Implications of Recent U.S. Energy Trends for Trade Forecasts

By Hakkio, Craig S.; Nie, Jun | Economic Review (Kansas City, MO), Fall 2014 | Go to article overview

Implications of Recent U.S. Energy Trends for Trade Forecasts


Hakkio, Craig S., Nie, Jun, Economic Review (Kansas City, MO)


International trade is a growing share of economic activity in the United States and a determinant of economic growth. Over the last three decades, exports and imports have more than doubled as a share of gross domestic product. Moreover, the contribution of net exports to economic growth has also increased from a small drag from 2002 to 2005 to a positive contributor from 2006 to the end of 2013. Energy net exports were a substantial part of this change, as their contribution to annual real GDP growth increased from -0.1 percentage point (a drag) to 0.2 percentage point in the same periods.

Over the last two decades, two new technologies--hydraulic fracturing and horizontal drilling--brought significant structural change to the energy sector. After declining or holding steady from 1975 to 2005, energy production--including crude oil, natural gas, and natural gas liquids--increased starting in 2006. Partly as a result, net energy imports as a share of energy consumption fell by about half from 2005 to 2013 after having risen five-fold from 1960 to 2005.

Future policy changes could bolster these effects. The Energy Policy and Conservation Act of 1975 (EPCA) banned the export of most crude oil in an attempt to insulate the United States from worldwide price shocks. If this ban is lifted as some expect, however, the recent changes in energy technology may have even larger effects on energy exports and thus overall exports.

This article examines how changes in energy production--and the resulting effects on U.S. energy imports and exports--affect trade forecasts. Exports and imports are typically determined by variations in foreign growth and domestic demand, respectively. Energy imports and exports, however, are mainly driven by technological improvements in crude oil and natural gas production. Consequently, distinguishing energy from non-energy components of trade may be useful in forecasting import and export growth, especially if forecasters want to know the effect of future energy production on the trade forecast.

Results from a model separating these components suggest U.S. energy imports will continue to decline while U.S. energy exports increase. However, the growth of energy imports and exports will differ from that of non-energy imports and exports. For example, real energy imports are expected to decline in 2014 and 2015, while real non-energy imports are expected to increase. The analysis also suggests slightly higher future energy production could lead to a significant drop in future energy imports. Finally, the analysis predicts net energy imports will decline 40 percent in 2014 and 2015, reducing the current aggregate real trade deficit by about 14 percent.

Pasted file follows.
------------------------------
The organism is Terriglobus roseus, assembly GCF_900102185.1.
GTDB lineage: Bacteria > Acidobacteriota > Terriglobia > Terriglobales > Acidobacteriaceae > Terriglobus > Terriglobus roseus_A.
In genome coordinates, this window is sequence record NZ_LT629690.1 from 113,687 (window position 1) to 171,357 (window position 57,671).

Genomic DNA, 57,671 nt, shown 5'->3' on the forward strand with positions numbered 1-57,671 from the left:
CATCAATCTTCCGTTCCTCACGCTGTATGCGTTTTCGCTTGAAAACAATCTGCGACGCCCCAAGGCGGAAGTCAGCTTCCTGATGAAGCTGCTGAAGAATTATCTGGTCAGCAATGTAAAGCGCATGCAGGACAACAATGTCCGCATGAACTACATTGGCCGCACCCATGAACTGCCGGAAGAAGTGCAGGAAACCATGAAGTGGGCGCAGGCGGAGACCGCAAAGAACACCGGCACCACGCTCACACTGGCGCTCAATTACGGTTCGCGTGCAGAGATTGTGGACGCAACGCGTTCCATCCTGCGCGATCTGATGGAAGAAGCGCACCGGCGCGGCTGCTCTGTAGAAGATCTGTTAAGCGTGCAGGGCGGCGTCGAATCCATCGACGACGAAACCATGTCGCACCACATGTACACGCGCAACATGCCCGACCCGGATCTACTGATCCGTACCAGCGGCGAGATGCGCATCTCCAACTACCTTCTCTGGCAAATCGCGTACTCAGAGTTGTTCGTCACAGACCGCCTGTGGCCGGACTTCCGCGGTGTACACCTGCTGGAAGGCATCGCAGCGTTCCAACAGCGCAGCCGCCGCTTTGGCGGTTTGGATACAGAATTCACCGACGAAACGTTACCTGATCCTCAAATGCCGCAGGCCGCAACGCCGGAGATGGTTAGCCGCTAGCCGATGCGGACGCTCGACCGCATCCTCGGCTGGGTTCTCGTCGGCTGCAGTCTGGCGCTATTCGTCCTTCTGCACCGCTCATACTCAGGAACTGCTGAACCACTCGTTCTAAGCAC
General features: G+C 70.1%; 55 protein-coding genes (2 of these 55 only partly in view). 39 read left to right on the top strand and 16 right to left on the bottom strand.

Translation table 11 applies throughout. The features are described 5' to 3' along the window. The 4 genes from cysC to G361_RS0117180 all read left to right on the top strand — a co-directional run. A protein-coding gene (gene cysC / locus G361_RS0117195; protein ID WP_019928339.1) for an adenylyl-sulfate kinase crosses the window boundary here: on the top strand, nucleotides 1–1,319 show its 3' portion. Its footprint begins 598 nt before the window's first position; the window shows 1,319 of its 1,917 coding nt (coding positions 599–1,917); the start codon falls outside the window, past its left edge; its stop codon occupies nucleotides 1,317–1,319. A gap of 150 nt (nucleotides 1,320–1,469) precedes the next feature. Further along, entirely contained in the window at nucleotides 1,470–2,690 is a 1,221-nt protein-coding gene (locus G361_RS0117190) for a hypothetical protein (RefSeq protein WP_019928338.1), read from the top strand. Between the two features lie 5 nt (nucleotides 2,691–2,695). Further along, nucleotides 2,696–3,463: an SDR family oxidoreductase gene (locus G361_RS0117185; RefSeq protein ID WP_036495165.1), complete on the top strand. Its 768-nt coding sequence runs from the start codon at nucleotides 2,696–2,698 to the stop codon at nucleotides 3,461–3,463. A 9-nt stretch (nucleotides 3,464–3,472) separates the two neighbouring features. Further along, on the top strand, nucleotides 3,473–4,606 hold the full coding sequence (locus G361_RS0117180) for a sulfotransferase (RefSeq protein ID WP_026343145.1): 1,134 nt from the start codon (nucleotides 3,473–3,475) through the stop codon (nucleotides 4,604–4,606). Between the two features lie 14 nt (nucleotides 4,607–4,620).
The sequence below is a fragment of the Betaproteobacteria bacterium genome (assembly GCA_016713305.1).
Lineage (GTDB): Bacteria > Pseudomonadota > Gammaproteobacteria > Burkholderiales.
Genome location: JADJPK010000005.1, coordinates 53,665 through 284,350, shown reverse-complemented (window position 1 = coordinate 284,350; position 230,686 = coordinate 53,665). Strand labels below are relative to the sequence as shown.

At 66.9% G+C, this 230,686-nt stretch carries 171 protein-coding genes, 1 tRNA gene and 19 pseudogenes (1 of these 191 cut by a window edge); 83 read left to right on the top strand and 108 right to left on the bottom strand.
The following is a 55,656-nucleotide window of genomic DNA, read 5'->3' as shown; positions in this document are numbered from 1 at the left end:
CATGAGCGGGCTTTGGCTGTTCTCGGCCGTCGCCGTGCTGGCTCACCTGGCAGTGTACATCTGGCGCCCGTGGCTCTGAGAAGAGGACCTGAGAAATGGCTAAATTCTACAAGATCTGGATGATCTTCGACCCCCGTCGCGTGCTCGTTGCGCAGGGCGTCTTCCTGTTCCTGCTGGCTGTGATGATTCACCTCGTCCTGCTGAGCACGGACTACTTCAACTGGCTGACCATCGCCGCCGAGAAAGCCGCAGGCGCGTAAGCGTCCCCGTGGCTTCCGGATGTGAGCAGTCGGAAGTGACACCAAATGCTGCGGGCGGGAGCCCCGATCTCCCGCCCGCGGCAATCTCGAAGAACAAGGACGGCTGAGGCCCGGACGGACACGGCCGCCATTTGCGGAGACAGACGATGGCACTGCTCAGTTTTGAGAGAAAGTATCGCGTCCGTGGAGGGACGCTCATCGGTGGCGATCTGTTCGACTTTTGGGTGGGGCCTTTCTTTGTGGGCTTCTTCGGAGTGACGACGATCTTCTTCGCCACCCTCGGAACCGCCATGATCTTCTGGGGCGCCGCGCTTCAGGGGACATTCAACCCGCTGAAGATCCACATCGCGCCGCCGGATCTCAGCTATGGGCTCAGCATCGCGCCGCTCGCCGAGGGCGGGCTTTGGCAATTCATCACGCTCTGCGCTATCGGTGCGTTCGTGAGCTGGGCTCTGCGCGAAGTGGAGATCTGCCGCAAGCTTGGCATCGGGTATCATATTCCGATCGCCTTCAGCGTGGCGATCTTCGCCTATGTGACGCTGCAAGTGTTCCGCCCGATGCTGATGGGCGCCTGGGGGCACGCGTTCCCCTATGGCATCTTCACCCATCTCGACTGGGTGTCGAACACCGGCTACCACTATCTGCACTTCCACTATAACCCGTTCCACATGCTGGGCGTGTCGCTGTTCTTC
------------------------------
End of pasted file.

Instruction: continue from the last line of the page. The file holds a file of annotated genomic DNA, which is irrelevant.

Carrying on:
Section I reviews three decades of trends in energy production, consumption, and net imports. Section II estimates models for export and import growth, separating energy and non-energy components. Section III uses the estimated models to forecast imports and exports and to consider the effect of even faster growth in domestic energy production.

I. TRENDS IN CRUDE OIL AND NATURAL GAS PRODUCTION AND CONSUMPTION

Hydraulic fracturing, or "fracking," and horizontal drilling have had a significant effect on energy production. Although shale holds large amounts of natural gas, this gas had been difficult to extract before fracking was introduced. Fracking shoots water, chemicals, and sand into wells, creating fissures in the rock formations and thereby freeing the trapped gas. Fracking was developed in the 1940s, but the Mitchell Energy & Development Corporation made the first investment in large-scale hydraulic recovery in the 1980s. (1) At the same time, the Devon Energy Corporation was developing horizontal drilling techniques. With this technology, energy producers first drill down and then drill at an angle or even sideways. In this way, more of the reservoir is available and more gas can be recovered. …

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